The importance of AAC role models
It can be very challenging for children and young people learning to use an Augmentative and Alternative Communication (AAC) device to support their communication and learning, so it’s great when they have a role model that they can look up to and learn from.
Augmentative and alternative communication (AAC) is something that the majority of the population probably won’t come across unless they have a personal connection to someone who uses a communication aid. That’s why it’s so important to have role models who use AAC and can help to spread AAC awareness.
Lee Ridley (aka Lost Voice Guy)
Stand-up comedian Lee Ridley (aka Lost Voice Guy) is now a household name. He first came to prominence when he appeared in the 12th series of Britain’s Got Talent. It was incredibly eye opening to see a comedian who literally couldn’t speak make people laugh via a communication aid. For many it was probably the first time they saw someone use a communication aid.
Our CENMAC student ambassador Khamani was lucky enough to have a conversation with Lee to find out a bit about how felt about learning to use AAC. “I think my first communication aid was called a touch-talker and it was pretty massive. I also remember being reluctant to use it… I think I only saw the benefits when I finally had a reason to use it such as in social situations”.
Abdi Omar – Inspirational Speaker and AAC Advocate
Abdi Omar is an inspirational speaker and also works as an AAC Consultant for CENMAC. Every week Abdi holds AAC sessions for some of the students at Charlton Park Academy who use AAC to support their learning and communication.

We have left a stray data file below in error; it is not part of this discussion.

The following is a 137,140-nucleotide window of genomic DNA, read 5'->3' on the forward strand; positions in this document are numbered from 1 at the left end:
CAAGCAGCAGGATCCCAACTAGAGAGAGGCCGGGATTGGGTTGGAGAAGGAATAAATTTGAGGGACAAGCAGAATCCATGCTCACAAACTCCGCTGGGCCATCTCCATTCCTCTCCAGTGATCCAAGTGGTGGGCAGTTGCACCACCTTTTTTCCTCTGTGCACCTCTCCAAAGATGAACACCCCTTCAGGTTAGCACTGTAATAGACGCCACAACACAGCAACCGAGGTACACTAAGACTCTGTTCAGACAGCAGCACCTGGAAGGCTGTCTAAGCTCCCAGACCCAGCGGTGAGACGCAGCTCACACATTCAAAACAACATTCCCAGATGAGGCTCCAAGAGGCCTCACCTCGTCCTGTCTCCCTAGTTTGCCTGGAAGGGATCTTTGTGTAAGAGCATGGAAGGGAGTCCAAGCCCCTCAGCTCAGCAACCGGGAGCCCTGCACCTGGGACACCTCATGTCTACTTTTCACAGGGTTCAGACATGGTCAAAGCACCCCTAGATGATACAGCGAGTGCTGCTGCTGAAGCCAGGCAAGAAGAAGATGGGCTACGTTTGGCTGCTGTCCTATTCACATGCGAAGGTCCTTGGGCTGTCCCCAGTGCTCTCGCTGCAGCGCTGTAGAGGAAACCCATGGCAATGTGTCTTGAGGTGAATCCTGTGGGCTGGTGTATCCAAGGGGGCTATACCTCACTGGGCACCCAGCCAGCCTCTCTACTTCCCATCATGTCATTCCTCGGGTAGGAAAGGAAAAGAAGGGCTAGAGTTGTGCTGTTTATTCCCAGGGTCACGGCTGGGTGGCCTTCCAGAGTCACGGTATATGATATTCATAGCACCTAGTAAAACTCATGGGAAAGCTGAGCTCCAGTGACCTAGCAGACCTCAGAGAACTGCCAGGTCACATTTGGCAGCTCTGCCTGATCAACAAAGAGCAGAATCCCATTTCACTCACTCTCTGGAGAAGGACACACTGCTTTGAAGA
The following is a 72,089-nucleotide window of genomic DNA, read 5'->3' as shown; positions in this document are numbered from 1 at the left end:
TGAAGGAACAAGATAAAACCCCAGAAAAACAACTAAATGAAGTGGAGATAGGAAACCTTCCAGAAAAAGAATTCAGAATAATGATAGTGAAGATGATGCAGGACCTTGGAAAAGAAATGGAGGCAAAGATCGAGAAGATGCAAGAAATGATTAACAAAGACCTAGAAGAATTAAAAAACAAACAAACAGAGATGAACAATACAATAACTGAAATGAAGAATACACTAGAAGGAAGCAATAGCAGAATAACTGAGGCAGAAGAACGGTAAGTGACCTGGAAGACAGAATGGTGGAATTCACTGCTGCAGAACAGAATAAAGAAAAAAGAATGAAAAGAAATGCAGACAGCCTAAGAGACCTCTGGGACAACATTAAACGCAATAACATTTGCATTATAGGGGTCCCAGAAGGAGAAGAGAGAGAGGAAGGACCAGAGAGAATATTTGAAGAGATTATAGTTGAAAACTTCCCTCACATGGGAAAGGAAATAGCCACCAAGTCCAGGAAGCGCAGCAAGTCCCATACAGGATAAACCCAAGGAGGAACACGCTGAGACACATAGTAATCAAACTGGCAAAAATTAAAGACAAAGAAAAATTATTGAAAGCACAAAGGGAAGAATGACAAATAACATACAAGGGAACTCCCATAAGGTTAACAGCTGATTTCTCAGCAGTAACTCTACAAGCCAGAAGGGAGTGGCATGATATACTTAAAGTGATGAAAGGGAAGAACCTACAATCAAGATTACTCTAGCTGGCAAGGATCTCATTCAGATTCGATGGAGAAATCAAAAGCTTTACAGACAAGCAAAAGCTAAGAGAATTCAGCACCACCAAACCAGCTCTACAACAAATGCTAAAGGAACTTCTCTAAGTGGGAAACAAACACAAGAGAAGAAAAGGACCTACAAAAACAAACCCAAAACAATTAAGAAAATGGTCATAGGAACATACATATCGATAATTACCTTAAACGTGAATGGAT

Abdi knows that learning to use an AAC device can be hard, so he encourages the students to learn with fun interactive games and quizzes. Abdi has become a bit of a legend at Charlton Park Academy and the students crowd around him when he comes to visit.
Abdi and the team have made a short video along with some downloadable posters featuring his Top Ten Tips for AAC Awareness.
Ellise Hayward – Inspirational Speaker and disabilities correspondent
Ellise Hayward has not let cerebral palsy stand in her way. Ellise uses her voice to spread cerebral palsy awareness. She is also a disabilities correspondent and general reporter for Jill Dando News.
Student ambassador Khamani spoke to Ellise and asked her what advice she would give to children and young people learning to use a communication aid. “You are not alone. Don’t be afraid to speak up and use a communication aid. I was very shy and wouldn’t use a voice on my eye gaze to speak as I didn’t like to feel different to my peers. I soon found a voice I love…From a young Ellise who didn’t like to draw any attention to my needs, and I just happily sitting in the corner hiding out the way. To the Ellise I am now, I’m not afraid to show who I am. I want to be that person to talk to who may be in a similar situation that I was.”